►►Comment: End the spy budget secrecy in Israel. Since the establishment of the Israeli state, the security establishment has enjoyed confidentiality with regard to the details of its budget, justified by the need to keep secrets from enemy intelligence services. This lack of transparency has impaired public scrutiny of security expenditure, which represents a large chunk of the Israeli economy. When the watchful eye is distant, the temptation is great to inflate job slots, exaggerate salary increments and hike up pension conditions.

Did Outside Spy Agencies Know About Kim Jong Il’s Death?

Kim Jong Il lies in state in PyongyangBy JOSEPH FITSANAKIS* | intelNews.org |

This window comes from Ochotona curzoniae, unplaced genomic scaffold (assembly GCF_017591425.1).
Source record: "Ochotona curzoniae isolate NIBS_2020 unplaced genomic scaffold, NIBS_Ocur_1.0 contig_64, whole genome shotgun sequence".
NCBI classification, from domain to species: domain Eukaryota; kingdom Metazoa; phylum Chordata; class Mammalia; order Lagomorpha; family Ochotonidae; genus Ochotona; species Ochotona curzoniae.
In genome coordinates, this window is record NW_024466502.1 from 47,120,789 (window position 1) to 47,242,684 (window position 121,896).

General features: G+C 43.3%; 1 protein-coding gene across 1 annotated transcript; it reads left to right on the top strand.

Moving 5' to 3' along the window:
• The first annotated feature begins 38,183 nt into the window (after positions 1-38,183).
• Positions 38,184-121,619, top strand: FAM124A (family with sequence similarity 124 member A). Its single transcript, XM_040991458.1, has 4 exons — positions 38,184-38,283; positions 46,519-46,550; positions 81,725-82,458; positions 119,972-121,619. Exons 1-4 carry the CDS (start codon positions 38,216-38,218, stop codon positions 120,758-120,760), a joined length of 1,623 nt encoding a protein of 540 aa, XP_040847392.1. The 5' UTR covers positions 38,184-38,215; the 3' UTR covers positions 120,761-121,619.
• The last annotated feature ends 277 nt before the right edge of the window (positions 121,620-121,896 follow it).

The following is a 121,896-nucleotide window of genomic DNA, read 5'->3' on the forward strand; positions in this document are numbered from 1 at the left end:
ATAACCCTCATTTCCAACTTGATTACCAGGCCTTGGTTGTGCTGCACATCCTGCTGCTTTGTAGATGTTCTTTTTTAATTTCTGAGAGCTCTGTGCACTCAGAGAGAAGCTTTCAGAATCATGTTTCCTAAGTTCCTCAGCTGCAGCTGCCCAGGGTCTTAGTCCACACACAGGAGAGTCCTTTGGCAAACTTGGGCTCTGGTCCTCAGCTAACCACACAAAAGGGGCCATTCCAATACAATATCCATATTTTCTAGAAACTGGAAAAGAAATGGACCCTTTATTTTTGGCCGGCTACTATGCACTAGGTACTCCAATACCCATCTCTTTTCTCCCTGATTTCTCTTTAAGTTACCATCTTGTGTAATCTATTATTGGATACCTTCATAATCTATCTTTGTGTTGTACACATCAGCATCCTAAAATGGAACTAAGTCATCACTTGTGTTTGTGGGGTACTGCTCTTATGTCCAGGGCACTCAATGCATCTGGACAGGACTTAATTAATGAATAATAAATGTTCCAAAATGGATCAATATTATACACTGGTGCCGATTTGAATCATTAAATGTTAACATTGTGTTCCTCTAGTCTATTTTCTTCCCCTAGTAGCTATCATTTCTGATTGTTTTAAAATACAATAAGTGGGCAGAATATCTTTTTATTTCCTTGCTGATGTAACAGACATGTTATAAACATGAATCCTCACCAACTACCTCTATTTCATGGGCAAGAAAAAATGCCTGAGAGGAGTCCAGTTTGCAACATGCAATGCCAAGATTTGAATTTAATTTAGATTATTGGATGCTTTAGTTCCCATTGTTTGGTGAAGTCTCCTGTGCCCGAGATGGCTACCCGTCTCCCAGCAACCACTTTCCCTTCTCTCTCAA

According to KCNA, North Korea’s state news agency, Premier Kim Jong Il died at 8:30 am on Saturday, December 17. However, government media did not announce the startling news until early Monday morning, that is, nearly 50 hours after the “Dear Leader’s” sudden passing. Assuming that North Korean reports of the time and location of Kim’s death are truthful, the inevitable question for intelligence observers is: did anyone outside North Korea receive news of Kim Jong Il’s death during the 50 hours that preceded its public announcement? In times like this, most Westerners tend to look at the Central Intelligence Agency, National Security Agency, MI6, DGSE, or any of the other recognizable acronyms that dominate American and European news reports. The reality is, however, that despite their often-mythical status, Western intelligence agencies tend to be limited in their global reach, which is usually heavily concentrated on selected adversaries, like Russia, or China. These agencies therefore tend to rely on their regional allies to get timely and accurate information on smaller nations that are often difficult to penetrate. In the case of North Korea, Western spy agencies depend heavily on actionable intelligence collected by South Korean and Japanese spies. Read more of this post